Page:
One selection that went beyond the “chill factor” tonight was Samuel Barber's “Lamb of God.” From the first note, I knew that piece, but under a different name. I quickly checked the program notes to find that Barber's “Adagio for Strings” had been adapted by Barber himself. Originally written in 1936, “Adagio for Strings” was adapted for this choral work in 1967. This piece holds an extremely important place in my heart for it has played during times of intense feeling, despair and release in my life. Tonight the choir performed it with such eloquence that I was moved to tears for the entire length of the piece. Remembering hours later, the tears flow again.
The Barber was followed by music from four British and Scottish composers, in honor of Master Singers’ upcoming trip to Scotland. Cecilia McDowall's “O Orien” was a dissonant, but powerful piece. The beauty of “Data est mihi omnis potestas” included some amazing melismas and a powerful ending. “Loch Lomond,” was quite well done with different textures and soloists bringing new life to a traditional piece. “Lassie, Wad Ye Loe Me?” had an ethereal backdrop to a soloist whose pronunciation of the dialect was so wonderful that it made me believe she just traveled 5,000 miles and 100 years or more in time, just to be with us. I could picture the faeries as her backup singers.
SMS holds a scholarship competition for young singers each year, and we were blessed to get to meet a few of them and hear the first-place winner of the upper division. Michael Masters, Amanda Hoffman, Ashley Manges and Madalaine Matej joined us for the concert, with Madalaine singing a beautifully clear, “Laudate Dominum.” (Click here to open the information about these competition winners in a new window.)
Since the Scottish love to hear our spirituals, “Ride On, King Jesus,” “Didn't My Lord Deliver Daniel” and “Soon I Will Be Done” are sure to capture their heart. The men were featured for “Ride On, King Jesus,” with a wonderful solo, great dynamics and lots of fun! “Didn't My Lord Deliver Daniel” was quite jazzy with great accompaniment, super soloists, and fun syncopation. “Soon I Will Be Done” was quite appropriately placed second to the end. It had a blues feel with a double choir. The soloist was superb and the rhythm was terrific.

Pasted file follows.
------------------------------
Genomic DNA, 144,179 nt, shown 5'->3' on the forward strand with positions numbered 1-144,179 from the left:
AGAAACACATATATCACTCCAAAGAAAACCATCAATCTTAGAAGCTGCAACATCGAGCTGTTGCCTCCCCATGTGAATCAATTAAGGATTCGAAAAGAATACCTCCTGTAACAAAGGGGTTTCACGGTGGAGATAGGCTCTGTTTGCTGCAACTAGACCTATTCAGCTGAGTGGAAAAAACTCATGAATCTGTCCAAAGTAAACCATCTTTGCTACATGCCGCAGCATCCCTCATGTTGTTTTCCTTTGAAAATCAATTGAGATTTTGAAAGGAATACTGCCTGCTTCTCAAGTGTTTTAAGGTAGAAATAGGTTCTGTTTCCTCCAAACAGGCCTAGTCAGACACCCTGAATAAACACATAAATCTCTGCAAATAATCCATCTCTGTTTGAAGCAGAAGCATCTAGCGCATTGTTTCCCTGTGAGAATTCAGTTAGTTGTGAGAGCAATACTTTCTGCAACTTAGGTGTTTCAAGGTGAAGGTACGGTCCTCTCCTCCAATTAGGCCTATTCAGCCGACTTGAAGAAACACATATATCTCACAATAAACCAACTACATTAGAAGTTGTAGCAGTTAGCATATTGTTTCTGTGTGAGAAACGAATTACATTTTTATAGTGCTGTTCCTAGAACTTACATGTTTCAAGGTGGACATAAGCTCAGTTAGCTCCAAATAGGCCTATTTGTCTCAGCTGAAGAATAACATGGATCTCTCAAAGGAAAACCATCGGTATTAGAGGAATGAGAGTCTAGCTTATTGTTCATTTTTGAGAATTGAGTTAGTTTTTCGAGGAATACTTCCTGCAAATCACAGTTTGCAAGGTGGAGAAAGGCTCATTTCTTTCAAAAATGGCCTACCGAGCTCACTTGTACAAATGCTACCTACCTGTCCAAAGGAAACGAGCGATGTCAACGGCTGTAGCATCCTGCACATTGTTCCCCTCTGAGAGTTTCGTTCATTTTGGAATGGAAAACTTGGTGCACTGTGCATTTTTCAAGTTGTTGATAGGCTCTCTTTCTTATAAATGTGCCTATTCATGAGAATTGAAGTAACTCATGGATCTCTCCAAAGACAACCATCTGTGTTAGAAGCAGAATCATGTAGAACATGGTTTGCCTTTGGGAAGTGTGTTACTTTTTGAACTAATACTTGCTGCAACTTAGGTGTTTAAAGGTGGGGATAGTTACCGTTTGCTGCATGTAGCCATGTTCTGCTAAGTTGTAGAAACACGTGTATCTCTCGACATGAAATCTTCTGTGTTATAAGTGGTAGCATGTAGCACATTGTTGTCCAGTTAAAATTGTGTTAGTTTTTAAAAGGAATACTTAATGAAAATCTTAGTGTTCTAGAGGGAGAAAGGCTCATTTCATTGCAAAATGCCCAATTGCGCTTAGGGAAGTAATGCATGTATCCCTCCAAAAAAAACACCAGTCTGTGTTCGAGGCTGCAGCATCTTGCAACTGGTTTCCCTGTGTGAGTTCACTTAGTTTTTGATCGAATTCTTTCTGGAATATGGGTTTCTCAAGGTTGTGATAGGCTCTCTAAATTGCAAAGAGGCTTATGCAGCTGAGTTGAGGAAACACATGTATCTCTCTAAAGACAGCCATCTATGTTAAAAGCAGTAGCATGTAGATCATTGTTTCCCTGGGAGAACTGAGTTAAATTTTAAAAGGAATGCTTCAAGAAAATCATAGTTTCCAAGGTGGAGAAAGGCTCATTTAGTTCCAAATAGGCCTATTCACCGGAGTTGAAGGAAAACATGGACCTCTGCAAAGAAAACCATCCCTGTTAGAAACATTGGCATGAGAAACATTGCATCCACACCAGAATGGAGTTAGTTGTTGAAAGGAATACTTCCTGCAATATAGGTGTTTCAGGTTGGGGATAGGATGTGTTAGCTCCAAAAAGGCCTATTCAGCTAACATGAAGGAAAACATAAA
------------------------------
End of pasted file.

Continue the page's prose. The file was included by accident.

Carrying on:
The concert ended with a little jab at England, “Stars and Stripes Forever,” using the voices as instruments — a fantastic rendition that should get plenty of chuckles both in the USA and beyond.
First United Methodist Church had, to my ear, faultless acoustics. The sound resonated throughout the church without echoing. It was another added bonus. And the basses, oh I haven't heard such incomparable basses in many years. It is one thing to sing low notes, but entirely another to resonate with such depth and warmth.
The Sacramento Master Singers is now on my “Go Hear” list. I don't want to miss their concerts ever again! Tremendous job! Enjoy Scotland!
Nancy Bramlett is a Dramatic Coloratura Soprano from Kansas City, MO. She graduated from Bradley University in Peoria, IL with a Bachelor’s of Music in Vocal Performance. She has most recently studied with Marla Volovna in San Francisco and Zoila Munoz in Davis. Nancy has had the honor of traveling all over the US and to Europe with the Bradley University Chorale. She has sung in several choirs since then, as well as performing in opera and musical theater productions and singing solos for local churches, as well as weddings and memorial services. Nancy has directed choirs; taught voice, piano and Kindermusik; and has been a music director for musical theater. She is currently busy with Classical Music for Christ and as a regular soloist for Cottage Way Christian Church in Sacramento and the Placer County Youth Orchestra. Nancy resides in Rocklin with her husband Scott and three sons: Patrick, Riley and John.